Asthma-related exacerbations, therapy switching, and therapy discontinuation: a comparison of 3 commonly used controller regimens.Ann Allergy Asthma Immunol. 2005 Dec; 95(6):535-40.AA
Asthma control is the goal of therapeutic interventions. In observational studies, the use of short-acting beta-agonists (SABAs) is a surrogate for symptoms and emergency department or hospital events for exacerbations.
To compare asthma exacerbations, medication switch, and use of SABAs among 3 treatment cohorts: fluticasone propionate and salmeterol as a single inhaler (FSC), fluticasone and salmeterol as separate inhalers (FP + SAL), and fluticasone propionate alone (FP).
Administrative claims data from approximately 10 million individuals from April 2000 to December 2002 were examined. Patients 15 years or older with claims for asthma, SABAs, and study medications were included in the study. Asthma-related medical and pharmacy claims were evaluated. Multivariate regression techniques were used to model the outcomes of interest, controlling for patient characteristics.
The odds of a hospitalization or emergency department event were significantly lower for the patients receiving FSC (n=1013) compared with those receiving FP (n=1130) (odds ratio, 0.75; 95% confidence interval, 0.61-0.93) and those receiving FP + SAL (n=271) (odds ratio, 0.69; 95% confidence interval, 0.51-0.95). Patients receiving FSC also had a significantly lower risk of switch or discontinuation of index medication and lower rates of postindex SABA use.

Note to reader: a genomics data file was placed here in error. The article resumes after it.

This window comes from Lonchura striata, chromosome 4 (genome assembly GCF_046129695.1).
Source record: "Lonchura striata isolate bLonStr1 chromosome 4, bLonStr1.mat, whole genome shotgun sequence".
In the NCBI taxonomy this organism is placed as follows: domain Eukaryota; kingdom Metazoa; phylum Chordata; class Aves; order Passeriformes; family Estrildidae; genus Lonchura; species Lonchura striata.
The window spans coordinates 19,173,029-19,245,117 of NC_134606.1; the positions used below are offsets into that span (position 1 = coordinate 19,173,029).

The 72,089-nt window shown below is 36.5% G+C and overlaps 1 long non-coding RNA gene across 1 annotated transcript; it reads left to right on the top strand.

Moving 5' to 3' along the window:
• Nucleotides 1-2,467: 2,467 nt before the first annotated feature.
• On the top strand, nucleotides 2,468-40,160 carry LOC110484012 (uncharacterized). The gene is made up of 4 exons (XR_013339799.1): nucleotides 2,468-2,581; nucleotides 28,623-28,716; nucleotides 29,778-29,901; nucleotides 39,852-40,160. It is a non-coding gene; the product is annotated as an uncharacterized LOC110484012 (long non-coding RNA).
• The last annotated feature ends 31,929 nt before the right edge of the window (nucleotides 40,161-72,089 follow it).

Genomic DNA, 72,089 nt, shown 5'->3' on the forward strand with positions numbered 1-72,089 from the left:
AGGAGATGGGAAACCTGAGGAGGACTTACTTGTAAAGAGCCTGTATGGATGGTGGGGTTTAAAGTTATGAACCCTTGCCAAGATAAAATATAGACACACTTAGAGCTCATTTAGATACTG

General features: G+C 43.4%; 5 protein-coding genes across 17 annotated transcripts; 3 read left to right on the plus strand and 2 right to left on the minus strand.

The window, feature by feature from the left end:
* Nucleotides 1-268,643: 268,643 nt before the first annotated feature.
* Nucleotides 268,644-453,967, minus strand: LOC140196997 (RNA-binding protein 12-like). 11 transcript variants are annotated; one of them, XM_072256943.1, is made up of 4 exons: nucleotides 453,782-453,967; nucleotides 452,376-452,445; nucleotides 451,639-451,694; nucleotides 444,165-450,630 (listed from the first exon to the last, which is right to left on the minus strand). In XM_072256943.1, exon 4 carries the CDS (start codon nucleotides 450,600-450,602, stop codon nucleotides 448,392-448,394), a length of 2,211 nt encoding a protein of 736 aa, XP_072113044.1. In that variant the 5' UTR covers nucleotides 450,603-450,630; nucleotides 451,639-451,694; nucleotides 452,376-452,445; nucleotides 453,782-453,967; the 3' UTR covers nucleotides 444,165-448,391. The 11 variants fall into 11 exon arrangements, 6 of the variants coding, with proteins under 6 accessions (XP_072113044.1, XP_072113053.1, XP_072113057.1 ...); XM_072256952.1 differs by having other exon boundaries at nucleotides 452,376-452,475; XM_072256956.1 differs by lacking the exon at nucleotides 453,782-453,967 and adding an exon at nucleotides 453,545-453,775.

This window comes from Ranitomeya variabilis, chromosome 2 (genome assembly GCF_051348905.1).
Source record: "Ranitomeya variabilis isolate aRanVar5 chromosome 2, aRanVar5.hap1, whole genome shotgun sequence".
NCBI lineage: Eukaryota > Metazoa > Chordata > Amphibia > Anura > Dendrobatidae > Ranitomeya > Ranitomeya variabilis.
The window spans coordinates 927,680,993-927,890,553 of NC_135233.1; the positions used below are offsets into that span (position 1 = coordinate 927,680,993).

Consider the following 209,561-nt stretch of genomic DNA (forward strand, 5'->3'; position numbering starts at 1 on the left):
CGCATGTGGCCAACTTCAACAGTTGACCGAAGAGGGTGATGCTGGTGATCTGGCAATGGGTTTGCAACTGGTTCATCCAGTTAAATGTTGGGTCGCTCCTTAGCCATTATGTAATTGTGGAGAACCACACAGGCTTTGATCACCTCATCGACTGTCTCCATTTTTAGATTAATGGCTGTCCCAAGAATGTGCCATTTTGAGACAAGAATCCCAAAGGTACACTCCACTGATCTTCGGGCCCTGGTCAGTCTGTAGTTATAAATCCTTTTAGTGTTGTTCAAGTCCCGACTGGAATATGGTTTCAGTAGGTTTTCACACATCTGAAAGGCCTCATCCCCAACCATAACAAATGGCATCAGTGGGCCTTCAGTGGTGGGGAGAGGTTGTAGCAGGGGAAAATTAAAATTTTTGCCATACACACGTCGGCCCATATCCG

In this analysis, patients receiving FSC had lower rates of asthma-related symptoms and exacerbations as measured by SABA refills and hospitalization, respectively, when compared with patients receiving either FP or FP + SAL. This observational examination of medical and pharmacy claims data adds to the clinical reports that demonstrate the increased effectiveness of FSC when compared with FP or FP + SAL.